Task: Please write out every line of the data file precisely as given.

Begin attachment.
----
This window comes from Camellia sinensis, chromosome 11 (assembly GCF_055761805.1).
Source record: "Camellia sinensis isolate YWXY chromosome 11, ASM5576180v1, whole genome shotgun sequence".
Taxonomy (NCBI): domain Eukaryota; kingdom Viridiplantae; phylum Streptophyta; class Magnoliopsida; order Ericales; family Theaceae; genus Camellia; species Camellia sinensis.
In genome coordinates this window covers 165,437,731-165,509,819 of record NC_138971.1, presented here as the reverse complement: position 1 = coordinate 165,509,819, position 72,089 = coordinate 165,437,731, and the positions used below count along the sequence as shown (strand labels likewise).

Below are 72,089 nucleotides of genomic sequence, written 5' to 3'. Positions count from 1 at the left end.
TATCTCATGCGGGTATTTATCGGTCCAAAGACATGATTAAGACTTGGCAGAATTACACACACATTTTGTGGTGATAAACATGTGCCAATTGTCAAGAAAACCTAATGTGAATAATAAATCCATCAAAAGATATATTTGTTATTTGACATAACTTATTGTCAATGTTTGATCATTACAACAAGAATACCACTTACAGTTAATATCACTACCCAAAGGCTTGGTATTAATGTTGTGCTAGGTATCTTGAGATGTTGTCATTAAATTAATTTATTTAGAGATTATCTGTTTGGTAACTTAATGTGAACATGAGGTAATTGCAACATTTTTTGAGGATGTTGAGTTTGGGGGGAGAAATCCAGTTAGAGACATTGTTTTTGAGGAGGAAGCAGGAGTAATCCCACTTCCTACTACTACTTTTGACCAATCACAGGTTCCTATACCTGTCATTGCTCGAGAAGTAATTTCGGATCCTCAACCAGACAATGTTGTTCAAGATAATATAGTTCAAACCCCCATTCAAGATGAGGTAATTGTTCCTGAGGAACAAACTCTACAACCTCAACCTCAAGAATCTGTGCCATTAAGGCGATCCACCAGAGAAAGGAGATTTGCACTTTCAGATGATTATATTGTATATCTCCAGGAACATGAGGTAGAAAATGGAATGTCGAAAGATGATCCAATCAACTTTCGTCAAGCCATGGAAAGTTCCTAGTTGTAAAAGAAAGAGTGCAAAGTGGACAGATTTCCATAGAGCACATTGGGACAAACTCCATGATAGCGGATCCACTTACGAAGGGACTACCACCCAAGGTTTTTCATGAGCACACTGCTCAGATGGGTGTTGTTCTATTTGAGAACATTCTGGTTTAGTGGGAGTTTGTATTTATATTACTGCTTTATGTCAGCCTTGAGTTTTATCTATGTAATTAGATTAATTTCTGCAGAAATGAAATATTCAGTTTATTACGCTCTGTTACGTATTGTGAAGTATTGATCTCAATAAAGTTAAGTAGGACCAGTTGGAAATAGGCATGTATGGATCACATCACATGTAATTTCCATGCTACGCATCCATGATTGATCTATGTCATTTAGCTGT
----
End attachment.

This window comes from Camellia sinensis, chromosome 11 (assembly GCF_055761805.1).
Source record: "Camellia sinensis isolate YWXY chromosome 11, ASM5576180v1, whole genome shotgun sequence".
Taxonomy (NCBI): domain Eukaryota; kingdom Viridiplantae; phylum Streptophyta; class Magnoliopsida; order Ericales; family Theaceae; genus Camellia; species Camellia sinensis.
In genome coordinates this window covers 165,437,731-165,509,819 of record NC_138971.1, presented here as the reverse complement: position 1 = coordinate 165,509,819, position 72,089 = coordinate 165,437,731, and the positions used below count along the sequence as shown (strand labels likewise).

Below are 72,089 nucleotides of genomic sequence, written 5' to 3'. Positions count from 1 at the left end.
TATCTCATGCGGGTATTTATCGGTCCAAAGACATGATTAAGACTTGGCAGAATTACACACACATTTTGTGGTGATAAACATGTGCCAATTGTCAAGAAAACCTAATGTGAATAATAAATCCATCAAAAGATATATTTGTTATTTGACATAACTTATTGTCAATGTTTGATCATTACAACAAGAATACCACTTACAGTTAATATCACTACCCAAAGGCTTGGTATTAATGTTGTGCTAGGTATCTTGAGATGTTGTCATTAAATTAATTTATTTAGAGATTATCTGTTTGGTAACTTAATGTGAACATGAGGTAATTGCAACATTTTTTGAGGATGTTGAGTTTGGGGGGAGAAATCCAGTTAGAGACATTGTTTTTGAGGAGGAAGCAGGAGTAATCCCACTTCCTACTACTACTTTTGACCAATCACAGGTTCCTATACCTGTCATTGCTCGAGAAGTAATTTCGGATCCTCAACCAGACAATGTTGTTCAAGATAATATAGTTCAAACCCCCATTCAAGATGAGGTAATTGTTCCTGAGGAACAAACTCTACAACCTCAACCTCAAGAATCTGTGCCATTAAGGCGATCCACCAGAGAAAGGAGATTTGCACTTTCAGATGATTATATTGTATATCTCCAGGAACATGAGGTAGAAAATGGAATGTCGAAAGATGATCCAATCAACTTTCGTCAAGCCATGGAAAGTTCCTAGTTGTAAAAGAAAGAGTGCAAAGTGGACAGATTTCCATAGAGCACATTGGGACAAACTCCATGATAGCGGATCCACTTACGAAGGGACTACCACCCAAGGTTTTTCATGAGCACACTGCTCAGATGGGTGTTGTTCTATTTGAGAACATTCTGGTTTAGTGGGAGTTTGTATTTATATTACTGCTTTATGTCAGCCTTGAGTTTTATCTATGTAATTAGATTAATTTCTGCAGAAATGAAATATTCAGTTTATTACGCTCTGTTACGTATTGTGAAGTATTGATCTCAATAAAGTTAAGTAGGACCAGTTGGAAATAGGCATGTATGGATCACATCACATGTAATTTCCATGCTACGCATCCATGATTGATCTATGTCATTTAGCTGT